The term antilanguage was coined by British linguist M.A.K. Halliday ("Anti-Languages," American Anthropologist, 1976).
Examples and Observations:
- "Anti-languages may be understood as extreme versions of social dialects. They tend to arise among subcultures and groups that occupy a marginal or precarious position in society, especially where central activities of the group place them outside the law. . . .
"Anti-languages are basically created by a process of relexicalization--the substitution of new words for old. The grammar of the parent language may be preserved, but a distinctive vocabulary develops, particularly--but not solely--in activities and areas that are central to the subculture and that help to set it off most sharply from the established society."
(Martin Montgomery, An Introduction to Language and Society. Routledge, 1986)
- "The ideological function and sociolinguistic status of Black English is reminiscent of (though not identical to) an anti-language (Halliday, 1976). This is a linguistic system that reinforces group solidarity and excludes the Other. It is speech characteristic of a group which is in but not of a society. As an anti-language, BE emerges as a counter-ideology; it is the language of rebellion and the symbolic expression of solidarity among the oppressed."
(Geneva Smitherman, Talkin That Talk: Language, Culture, and Education in African America. Routledge, 2000)
- "Long after they learn to behave as adults expect them to, children continue to investigate the boundaries of sense and nonsense. Anti-language flourishes in the society of children as 'an unself-conscious culture' (Opie, 1959)."
(Margaret Meek, "Play and Paradox," in Language And Learning, ed. by G. Wells and J. Nicholls. Routledge, 1985)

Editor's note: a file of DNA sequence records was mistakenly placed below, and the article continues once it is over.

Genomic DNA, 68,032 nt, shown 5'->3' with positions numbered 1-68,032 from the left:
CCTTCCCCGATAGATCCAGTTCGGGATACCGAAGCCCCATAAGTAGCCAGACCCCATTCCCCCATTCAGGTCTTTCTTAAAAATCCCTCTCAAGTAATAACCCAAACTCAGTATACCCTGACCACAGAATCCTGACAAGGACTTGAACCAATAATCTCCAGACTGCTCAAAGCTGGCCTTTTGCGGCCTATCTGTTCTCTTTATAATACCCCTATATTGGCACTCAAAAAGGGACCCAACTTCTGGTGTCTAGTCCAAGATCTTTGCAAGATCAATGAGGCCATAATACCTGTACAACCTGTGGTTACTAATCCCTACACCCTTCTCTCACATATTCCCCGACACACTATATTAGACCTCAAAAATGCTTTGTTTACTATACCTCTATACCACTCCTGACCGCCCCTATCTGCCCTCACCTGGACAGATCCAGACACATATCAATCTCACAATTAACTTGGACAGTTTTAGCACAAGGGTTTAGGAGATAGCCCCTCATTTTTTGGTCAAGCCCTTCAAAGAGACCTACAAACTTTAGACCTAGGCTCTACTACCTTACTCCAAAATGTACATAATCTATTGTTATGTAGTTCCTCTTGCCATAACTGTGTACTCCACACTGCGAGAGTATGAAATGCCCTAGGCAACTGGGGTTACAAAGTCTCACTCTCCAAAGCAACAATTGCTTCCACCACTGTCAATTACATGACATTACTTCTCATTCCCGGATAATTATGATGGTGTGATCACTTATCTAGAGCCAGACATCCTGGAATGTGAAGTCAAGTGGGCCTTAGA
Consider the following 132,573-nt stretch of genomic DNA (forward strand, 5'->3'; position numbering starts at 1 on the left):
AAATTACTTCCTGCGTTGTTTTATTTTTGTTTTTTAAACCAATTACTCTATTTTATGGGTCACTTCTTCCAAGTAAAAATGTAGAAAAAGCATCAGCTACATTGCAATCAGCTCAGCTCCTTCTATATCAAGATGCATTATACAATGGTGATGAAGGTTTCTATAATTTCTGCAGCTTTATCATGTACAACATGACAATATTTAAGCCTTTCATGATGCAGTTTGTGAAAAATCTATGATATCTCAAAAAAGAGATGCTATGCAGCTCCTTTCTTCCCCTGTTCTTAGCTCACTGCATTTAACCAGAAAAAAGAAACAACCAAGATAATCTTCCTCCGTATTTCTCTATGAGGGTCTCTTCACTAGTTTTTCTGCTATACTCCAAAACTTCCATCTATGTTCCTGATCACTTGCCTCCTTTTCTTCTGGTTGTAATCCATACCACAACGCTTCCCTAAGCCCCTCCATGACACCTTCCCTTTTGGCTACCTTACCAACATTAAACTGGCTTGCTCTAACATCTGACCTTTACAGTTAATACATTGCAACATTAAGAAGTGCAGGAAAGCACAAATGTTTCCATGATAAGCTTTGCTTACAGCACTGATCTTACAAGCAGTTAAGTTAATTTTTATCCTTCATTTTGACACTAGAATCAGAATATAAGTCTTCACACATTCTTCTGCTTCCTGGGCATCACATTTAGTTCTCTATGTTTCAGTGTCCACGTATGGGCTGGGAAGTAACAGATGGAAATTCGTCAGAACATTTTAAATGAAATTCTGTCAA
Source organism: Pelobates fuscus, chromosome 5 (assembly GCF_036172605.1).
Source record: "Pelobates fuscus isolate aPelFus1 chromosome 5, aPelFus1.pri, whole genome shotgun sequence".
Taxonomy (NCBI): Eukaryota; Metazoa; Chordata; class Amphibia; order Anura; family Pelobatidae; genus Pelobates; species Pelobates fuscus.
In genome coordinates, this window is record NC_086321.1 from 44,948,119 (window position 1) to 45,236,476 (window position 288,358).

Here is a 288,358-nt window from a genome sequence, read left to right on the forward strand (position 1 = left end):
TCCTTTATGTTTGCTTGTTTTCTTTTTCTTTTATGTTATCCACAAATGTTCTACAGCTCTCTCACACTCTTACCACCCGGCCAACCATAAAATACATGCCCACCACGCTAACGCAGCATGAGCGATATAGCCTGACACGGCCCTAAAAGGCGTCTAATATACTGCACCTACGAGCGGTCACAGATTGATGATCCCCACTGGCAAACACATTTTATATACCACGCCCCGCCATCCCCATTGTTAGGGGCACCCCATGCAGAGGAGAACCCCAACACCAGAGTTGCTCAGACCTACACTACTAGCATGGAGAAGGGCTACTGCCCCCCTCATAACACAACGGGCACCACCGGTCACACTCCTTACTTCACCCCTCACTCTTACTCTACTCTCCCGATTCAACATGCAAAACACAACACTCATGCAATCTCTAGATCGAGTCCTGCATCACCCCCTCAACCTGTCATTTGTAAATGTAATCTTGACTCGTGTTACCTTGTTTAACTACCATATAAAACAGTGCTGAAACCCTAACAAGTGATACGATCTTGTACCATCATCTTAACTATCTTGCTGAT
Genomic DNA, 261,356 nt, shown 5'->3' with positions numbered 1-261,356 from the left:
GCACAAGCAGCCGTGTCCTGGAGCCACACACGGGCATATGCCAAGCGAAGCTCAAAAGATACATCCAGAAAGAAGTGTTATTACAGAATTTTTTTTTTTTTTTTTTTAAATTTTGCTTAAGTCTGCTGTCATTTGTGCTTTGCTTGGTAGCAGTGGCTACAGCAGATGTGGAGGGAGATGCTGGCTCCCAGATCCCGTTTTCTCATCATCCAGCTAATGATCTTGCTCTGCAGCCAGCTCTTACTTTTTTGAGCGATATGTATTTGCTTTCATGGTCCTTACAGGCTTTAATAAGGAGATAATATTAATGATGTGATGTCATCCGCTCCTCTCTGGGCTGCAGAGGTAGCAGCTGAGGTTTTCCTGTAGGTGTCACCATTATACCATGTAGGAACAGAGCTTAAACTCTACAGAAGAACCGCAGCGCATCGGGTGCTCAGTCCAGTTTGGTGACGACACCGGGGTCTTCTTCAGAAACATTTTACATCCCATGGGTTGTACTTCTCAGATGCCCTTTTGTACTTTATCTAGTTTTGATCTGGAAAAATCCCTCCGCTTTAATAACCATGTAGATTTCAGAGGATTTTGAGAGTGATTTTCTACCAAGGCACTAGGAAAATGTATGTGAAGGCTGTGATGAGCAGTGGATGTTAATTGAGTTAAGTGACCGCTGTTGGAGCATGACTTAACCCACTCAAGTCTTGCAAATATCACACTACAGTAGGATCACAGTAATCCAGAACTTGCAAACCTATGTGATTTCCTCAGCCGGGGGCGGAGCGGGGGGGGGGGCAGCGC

- Nadsat: Anti-Language in A Clockwork Orange
"[T]here is something at once delightful and horrible, dogged and elusive in A Clockwork Orange [by Anthony Burgess] . . .. There is something about the novel so frightening that it demanded a new language and something so immanent in the message of the novel that it refused to be separated from the language. . . .
"The novel's tempo, and its overwhelming linguistic accomplishment is to a great degree based upon the language Nadsat, coined for the book: the language of the droogs and of the night. It is the jargon of rape, plunder, and murder veiled in unfamiliarity, and as such it works highly successfully. . . . The novel makes a fleeting reference to the origins of the language. 'Odd bits of old rhyming slang . . . a bit of gipsy talk, too. But most of the roots are Slav. Propaganda. Sublimation penetration' (p. 115)."
(Esther Petix, "Linguistics, Mechanics, and Metaphysics: Anthony Burgess's A Clockwork Orange (1962)." Old Lines, New Forces: Essays on the Contemporary British Novel, 1960-1970, ed. by Robert K. Morris. Associated University Presses, 1976)
"Nadsat is derived from Russian, British, and Cockney rhyming slang. Burgess said that elements of the language were inspired by the Edwardian Strutters, British teenagers in the late 1950s who carried out violent attacks on innocent people. Rhyming slang is characteristic of London's East End, where speakers substitute random rhyming words for others: for example, 'nasty' becomes 'Cornish pasty'; 'key' becomes 'Bruce Lee'; and so on."
(Stephen D. Rogers, The Dictionary of Made-Up Languages. Adams Media, 2011)